• Practices of Social Distinction: One thesis is that responsible museum officials set rather ambivalent signals of ‘inclusion’ and ‘exclusion’. Event-oriented situational contexts relevant to social distinction and differentiation emerge. Both, contextual and situational conditions – the staging of the exhibition and the social composition of the co-visitors – have an influence on visitors’ self-presentations as practices of differentiation and as practices of social distinction. According to our in-depth methodological reflections, the ‘distinctive nature’ of visitor practices and interactions in the sense of Bourdieu can hardly be unambiguous identified empirically within a concrete situation. This is a major challenge when investigating empirically on the reproduction of social inequality in museums and other cultural institutions. Different opportunities for evaluating visitors and social distinction emerge, but self-presentations in general and status-indicating distinctions in particular are rather entangled in a complex way.


Prof. Dr. Diana Lengersdorf, University of Cologne

Dr. Jennifer Eickelmann (Location Dortmund)

Julia Heidler, University of Cologne



Eickelmann, Jennifer; Burzan, Nicole: Challenges of multimethod and mixed methods designs in museum research [36 paragraphs]. In: Forum Qualitative Sozialforschung / Forum: Qualitative Social Research, 24(1), Art. 12, , Special Issue “Mixed Methods and Multimethod Social Research – Current Applications and Future Directions”.


Burzan, Nicole; Eickelmann, Jennifer: Machtverhältnisse und Interaktionen im Museum. Frankfurt a.M./New York: Campus.


Eickelmann, J.: Von Kon­zep­ten und ihren Kategoriensystemen: Erörterungen zu Erlebnisorientierung in Museum, Kirche und Kaufhaus als Figuration, in: Burzan, N./ Hitzler, R. (Hrsg): Typologische Konstruktionen. Prinzipien und Forschungspraxis. Wiesbaden, VS: 153-178  Click here for the article.


Burzan, N.: Menschen im Museum. Theoretische Perspektiven auf empirische Erkundungen. In: Sociologia Internationalis, 55 (1), S. 1-26.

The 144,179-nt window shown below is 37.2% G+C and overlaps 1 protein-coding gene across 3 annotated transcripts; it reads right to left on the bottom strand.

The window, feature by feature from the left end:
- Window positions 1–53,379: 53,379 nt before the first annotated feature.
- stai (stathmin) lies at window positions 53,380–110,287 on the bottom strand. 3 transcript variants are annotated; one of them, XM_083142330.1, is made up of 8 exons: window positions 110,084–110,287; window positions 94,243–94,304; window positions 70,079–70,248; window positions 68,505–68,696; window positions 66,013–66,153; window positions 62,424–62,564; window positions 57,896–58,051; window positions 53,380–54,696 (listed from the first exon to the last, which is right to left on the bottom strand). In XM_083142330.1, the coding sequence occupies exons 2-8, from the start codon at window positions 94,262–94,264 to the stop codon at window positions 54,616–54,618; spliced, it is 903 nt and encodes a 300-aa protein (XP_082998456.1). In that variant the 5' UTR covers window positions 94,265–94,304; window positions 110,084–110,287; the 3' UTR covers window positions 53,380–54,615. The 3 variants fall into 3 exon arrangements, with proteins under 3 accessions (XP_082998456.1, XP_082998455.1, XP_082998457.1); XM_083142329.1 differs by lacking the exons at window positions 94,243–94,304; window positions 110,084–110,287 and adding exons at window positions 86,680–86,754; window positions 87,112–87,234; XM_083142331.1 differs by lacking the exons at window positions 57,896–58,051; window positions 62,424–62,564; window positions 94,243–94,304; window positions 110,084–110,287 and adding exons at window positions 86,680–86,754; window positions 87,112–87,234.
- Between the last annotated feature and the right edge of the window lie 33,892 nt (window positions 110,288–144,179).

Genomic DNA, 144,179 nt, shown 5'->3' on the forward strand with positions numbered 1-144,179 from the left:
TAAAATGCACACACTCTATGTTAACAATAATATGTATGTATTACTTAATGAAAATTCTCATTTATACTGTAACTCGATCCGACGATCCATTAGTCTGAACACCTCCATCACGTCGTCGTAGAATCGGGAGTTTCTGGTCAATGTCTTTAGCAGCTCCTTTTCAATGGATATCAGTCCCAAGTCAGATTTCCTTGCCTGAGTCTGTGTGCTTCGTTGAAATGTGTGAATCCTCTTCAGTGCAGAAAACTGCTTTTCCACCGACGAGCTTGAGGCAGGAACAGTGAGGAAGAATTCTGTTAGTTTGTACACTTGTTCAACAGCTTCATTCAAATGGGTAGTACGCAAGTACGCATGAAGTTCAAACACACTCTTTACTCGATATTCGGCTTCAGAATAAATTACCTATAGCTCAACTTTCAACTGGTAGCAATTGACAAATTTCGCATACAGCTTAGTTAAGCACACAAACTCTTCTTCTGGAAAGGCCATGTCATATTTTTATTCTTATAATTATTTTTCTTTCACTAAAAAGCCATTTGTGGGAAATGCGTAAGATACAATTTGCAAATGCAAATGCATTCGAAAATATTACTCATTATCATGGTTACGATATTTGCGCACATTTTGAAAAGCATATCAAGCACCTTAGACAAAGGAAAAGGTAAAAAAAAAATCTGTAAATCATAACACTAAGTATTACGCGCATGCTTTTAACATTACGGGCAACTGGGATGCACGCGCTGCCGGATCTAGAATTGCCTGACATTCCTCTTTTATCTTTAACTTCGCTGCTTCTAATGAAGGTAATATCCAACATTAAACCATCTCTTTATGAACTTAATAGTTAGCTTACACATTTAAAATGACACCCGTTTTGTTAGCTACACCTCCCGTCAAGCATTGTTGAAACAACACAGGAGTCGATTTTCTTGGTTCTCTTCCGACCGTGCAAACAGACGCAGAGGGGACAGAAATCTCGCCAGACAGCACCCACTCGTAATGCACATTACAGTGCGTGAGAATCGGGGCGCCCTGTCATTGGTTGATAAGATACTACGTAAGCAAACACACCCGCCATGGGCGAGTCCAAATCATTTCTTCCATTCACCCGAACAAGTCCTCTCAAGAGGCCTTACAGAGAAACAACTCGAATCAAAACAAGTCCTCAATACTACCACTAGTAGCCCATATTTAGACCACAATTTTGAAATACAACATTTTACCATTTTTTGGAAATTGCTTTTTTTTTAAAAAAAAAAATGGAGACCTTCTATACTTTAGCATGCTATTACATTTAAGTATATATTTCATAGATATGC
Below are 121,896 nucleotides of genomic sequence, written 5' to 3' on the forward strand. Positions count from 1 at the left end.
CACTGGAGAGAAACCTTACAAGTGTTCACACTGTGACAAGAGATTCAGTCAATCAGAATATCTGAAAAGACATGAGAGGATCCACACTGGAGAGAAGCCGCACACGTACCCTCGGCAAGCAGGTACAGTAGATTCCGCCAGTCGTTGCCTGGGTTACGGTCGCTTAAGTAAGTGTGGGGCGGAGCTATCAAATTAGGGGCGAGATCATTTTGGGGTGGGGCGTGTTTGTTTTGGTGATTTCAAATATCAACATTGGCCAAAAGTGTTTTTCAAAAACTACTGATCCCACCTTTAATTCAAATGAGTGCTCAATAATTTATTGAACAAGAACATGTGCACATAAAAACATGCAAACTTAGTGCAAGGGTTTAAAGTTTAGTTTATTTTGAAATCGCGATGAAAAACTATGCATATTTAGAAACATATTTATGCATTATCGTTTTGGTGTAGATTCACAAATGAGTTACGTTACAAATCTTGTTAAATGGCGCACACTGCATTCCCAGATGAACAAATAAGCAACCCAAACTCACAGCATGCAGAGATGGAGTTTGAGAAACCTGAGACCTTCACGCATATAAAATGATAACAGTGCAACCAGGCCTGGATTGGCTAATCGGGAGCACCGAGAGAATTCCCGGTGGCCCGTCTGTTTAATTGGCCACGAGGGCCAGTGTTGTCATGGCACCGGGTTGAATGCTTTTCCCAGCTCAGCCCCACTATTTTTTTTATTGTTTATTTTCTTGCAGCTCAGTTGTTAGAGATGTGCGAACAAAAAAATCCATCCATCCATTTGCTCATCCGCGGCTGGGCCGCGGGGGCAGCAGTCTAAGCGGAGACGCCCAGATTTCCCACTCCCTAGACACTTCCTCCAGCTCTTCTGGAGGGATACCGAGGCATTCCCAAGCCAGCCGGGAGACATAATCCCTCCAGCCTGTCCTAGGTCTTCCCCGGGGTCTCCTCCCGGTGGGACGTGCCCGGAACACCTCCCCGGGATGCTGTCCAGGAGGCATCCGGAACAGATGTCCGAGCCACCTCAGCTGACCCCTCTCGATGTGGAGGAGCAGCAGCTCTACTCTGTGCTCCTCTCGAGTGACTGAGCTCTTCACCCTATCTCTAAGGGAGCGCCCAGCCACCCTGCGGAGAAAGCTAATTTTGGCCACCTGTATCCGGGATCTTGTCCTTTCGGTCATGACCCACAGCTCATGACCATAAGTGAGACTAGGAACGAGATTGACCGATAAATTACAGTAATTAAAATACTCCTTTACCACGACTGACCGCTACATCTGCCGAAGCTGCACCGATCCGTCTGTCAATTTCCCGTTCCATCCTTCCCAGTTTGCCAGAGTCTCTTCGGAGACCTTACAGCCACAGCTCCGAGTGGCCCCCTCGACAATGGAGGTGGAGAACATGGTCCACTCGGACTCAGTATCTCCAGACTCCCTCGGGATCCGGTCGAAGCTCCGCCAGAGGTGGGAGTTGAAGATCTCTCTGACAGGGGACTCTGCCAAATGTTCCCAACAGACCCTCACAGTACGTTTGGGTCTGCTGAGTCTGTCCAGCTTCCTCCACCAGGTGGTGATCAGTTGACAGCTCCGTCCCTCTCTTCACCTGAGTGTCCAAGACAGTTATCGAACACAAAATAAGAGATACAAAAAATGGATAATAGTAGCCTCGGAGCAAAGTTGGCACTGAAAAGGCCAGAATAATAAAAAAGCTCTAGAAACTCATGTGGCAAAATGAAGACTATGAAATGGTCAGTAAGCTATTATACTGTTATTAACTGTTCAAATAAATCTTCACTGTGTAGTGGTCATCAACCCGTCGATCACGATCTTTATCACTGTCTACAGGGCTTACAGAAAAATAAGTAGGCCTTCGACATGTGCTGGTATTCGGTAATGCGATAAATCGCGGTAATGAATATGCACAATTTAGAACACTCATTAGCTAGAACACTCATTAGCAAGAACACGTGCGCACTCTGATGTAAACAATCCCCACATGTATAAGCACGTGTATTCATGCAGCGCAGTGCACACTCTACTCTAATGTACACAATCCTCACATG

Burzan, N.: Zum Wandel von Raum- und Zeitstrukturierungen am Beispiel von Museen. In: Zeitschrift für Theoretische So­zio­lo­gie (ZTS), Sonderband 4: „Raum und Zeit. Soziologische Beobachtungen zur ge­sell­schaft­li­chen Raumzeit“, hrsg. von Henkel, A./Laux, H./Anicker, F., S. 171-187.


Burzan, N.: Eventisierung als Erscheinungsform hybrider Ereignisse? Konzeptionelle Überlegungen am empirischen Beispiel von Museen. In: Betz, G. J./Hitzler, R./Niederbacher, A./Schäfer, L. (Hrsg.): Hybride Events. Zur Diskussion zeitgeistiger Ver­an­stal­tun­gen. Wiesbaden: Springer VS, S. 219-231.  Click here for the article.


Burzan, N./Lengersdorf, D.: Ist Nicht-Teilnahme per se (Selbst-)Ausschluss? Ein Plädoyer für differenzierte Sichtweisen auf Dynamiken und Akteure am Beispiel von Museumsbesuchen. In: Lessenich, S. (Hrsg.): Geschlossene Gesellschaften. Verhandlungen des 38. Kongresses der Deut­schen Gesell­schaft für So­zio­lo­gie in Bamberg 2016.  Click here for the article.


Eickelmann, J.: Wenn Kunst zum Ereignis wird. Eine Kritik der ästhetischen Praxis erlebnisorientierter Museen, in: Kauppert, M./ Eberl, H. (Hrsg.): Ästhetische Praxis. Reihe: Kunst und Gesell­schaft. Wiesbaden, Springer VS: 355-376.  Click here for the article.


Burzan, N.: Methodenplural erhobene Daten. Am Beispiel der Erforschung von Erlebnisorientierung in Museen. In: Burzan, N./Hitzler, R./Kirschner, H. (Hrsg.): Materiale Analysen. Methodenfragen in Projekten, Wiesbaden: Springer VS, S. 95-110. Click here for the article.

Icon DFG © DFG